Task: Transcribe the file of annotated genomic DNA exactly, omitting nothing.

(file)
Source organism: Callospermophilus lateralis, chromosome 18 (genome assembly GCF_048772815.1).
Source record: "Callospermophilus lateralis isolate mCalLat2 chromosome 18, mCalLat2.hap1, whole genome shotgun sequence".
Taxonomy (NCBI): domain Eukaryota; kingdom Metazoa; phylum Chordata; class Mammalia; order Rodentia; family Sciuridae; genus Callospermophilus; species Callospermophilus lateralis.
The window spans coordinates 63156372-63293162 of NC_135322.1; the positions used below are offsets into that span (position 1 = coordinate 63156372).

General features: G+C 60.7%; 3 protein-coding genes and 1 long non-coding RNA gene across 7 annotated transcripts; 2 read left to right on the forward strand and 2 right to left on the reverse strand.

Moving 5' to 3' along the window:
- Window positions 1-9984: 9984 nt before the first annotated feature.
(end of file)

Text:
Source organism: Callospermophilus lateralis, chromosome 18 (genome assembly GCF_048772815.1).
Source record: "Callospermophilus lateralis isolate mCalLat2 chromosome 18, mCalLat2.hap1, whole genome shotgun sequence".
Taxonomy (NCBI): domain Eukaryota; kingdom Metazoa; phylum Chordata; class Mammalia; order Rodentia; family Sciuridae; genus Callospermophilus; species Callospermophilus lateralis.
The window spans coordinates 63156372-63293162 of NC_135322.1; the positions used below are offsets into that span (position 1 = coordinate 63156372).

General features: G+C 60.7%; 3 protein-coding genes and 1 long non-coding RNA gene across 7 annotated transcripts; 2 read left to right on the forward strand and 2 right to left on the reverse strand.

Moving 5' to 3' along the window:
- Window positions 1-9984: 9984 nt before the first annotated feature.